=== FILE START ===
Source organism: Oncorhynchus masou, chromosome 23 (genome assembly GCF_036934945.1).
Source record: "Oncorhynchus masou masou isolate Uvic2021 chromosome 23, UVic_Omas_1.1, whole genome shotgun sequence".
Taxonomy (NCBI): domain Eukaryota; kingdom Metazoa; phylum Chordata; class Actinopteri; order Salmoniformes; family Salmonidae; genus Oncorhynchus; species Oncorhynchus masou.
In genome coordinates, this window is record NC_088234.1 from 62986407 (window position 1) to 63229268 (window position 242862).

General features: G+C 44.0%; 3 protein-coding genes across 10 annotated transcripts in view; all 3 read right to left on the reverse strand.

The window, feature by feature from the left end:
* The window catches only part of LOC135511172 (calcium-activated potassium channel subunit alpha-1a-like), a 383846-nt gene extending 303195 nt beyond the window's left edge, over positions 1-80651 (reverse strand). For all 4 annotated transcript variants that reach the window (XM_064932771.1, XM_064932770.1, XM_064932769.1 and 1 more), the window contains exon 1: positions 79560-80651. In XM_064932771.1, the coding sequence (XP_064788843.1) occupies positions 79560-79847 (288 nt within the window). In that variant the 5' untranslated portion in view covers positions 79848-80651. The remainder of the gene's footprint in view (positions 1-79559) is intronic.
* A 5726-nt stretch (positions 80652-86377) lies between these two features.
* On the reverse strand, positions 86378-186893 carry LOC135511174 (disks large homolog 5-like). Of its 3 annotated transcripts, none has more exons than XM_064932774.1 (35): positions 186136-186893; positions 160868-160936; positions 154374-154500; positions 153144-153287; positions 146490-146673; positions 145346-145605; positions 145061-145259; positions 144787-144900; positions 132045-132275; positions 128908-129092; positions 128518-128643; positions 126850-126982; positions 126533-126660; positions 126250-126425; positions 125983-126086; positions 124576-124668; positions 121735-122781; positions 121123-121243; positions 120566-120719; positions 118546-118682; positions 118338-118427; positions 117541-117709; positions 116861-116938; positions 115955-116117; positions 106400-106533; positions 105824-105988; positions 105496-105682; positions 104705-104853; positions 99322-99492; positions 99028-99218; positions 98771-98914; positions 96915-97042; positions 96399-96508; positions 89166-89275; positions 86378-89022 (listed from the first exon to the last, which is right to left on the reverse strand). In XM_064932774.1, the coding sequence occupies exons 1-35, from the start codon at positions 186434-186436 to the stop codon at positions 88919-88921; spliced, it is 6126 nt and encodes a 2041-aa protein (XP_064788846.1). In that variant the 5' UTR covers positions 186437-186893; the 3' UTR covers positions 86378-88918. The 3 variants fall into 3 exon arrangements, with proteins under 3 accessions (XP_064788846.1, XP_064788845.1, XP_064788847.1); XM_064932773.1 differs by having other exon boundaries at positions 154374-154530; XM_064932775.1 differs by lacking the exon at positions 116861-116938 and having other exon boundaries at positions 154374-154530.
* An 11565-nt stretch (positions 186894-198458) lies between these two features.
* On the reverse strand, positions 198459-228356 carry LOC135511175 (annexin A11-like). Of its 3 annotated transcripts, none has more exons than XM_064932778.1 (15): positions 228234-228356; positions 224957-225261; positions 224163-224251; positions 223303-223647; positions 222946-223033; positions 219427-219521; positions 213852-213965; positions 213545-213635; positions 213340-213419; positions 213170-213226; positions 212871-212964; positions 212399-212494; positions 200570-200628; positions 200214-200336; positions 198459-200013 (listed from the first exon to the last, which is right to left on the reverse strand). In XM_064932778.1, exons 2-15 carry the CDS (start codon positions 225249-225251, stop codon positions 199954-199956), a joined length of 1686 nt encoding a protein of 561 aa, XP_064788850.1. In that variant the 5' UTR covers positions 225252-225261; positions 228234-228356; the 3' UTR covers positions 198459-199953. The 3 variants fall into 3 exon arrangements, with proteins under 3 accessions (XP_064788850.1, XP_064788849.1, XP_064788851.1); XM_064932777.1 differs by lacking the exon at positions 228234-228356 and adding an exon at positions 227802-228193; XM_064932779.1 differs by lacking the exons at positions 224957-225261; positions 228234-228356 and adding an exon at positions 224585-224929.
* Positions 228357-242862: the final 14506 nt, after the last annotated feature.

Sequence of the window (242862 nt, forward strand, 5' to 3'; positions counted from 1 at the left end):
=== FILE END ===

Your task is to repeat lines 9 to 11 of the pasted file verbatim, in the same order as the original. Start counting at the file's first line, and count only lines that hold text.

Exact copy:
* On the reverse strand, positions 86378-186893 carry LOC135511174 (disks large homolog 5-like). Of its 3 annotated transcripts, none has more exons than XM_064932774.1 (35): positions 186136-186893; positions 160868-160936; positions 154374-154500; positions 153144-153287; positions 146490-146673; positions 145346-145605; positions 145061-145259; positions 144787-144900; positions 132045-132275; positions 128908-129092; positions 128518-128643; positions 126850-126982; positions 126533-126660; positions 126250-126425; positions 125983-126086; positions 124576-124668; positions 121735-122781; positions 121123-121243; positions 120566-120719; positions 118546-118682; positions 118338-118427; positions 117541-117709; positions 116861-116938; positions 115955-116117; positions 106400-106533; positions 105824-105988; positions 105496-105682; positions 104705-104853; positions 99322-99492; positions 99028-99218; positions 98771-98914; positions 96915-97042; positions 96399-96508; positions 89166-89275; positions 86378-89022 (listed from the first exon to the last, which is right to left on the reverse strand). In XM_064932774.1, the coding sequence occupies exons 1-35, from the start codon at positions 186434-186436 to the stop codon at positions 88919-88921; spliced, it is 6126 nt and encodes a 2041-aa protein (XP_064788846.1). In that variant the 5' UTR covers positions 186437-186893; the 3' UTR covers positions 86378-88918. The 3 variants fall into 3 exon arrangements, with proteins under 3 accessions (XP_064788846.1, XP_064788845.1, XP_064788847.1); XM_064932773.1 differs by having other exon boundaries at positions 154374-154530; XM_064932775.1 differs by lacking the exon at positions 116861-116938 and having other exon boundaries at positions 154374-154530.
* An 11565-nt stretch (positions 186894-198458) lies between these two features.
* On the reverse strand, positions 198459-228356 carry LOC135511175 (annexin A11-like). Of its 3 annotated transcripts, none has more exons than XM_064932778.1 (15): positions 228234-228356; positions 224957-225261; positions 224163-224251; positions 223303-223647; positions 222946-223033; positions 219427-219521; positions 213852-213965; positions 213545-213635; positions 213340-213419; positions 213170-213226; positions 212871-212964; positions 212399-212494; positions 200570-200628; positions 200214-200336; positions 198459-200013 (listed from the first exon to the last, which is right to left on the reverse strand). In XM_064932778.1, exons 2-15 carry the CDS (start codon positions 225249-225251, stop codon positions 199954-199956), a joined length of 1686 nt encoding a protein of 561 aa, XP_064788850.1. In that variant the 5' UTR covers positions 225252-225261; positions 228234-228356; the 3' UTR covers positions 198459-199953. The 3 variants fall into 3 exon arrangements, with proteins under 3 accessions (XP_064788850.1, XP_064788849.1, XP_064788851.1); XM_064932777.1 differs by lacking the exon at positions 228234-228356 and adding an exon at positions 227802-228193; XM_064932779.1 differs by lacking the exons at positions 224957-225261; positions 228234-228356 and adding an exon at positions 224585-224929.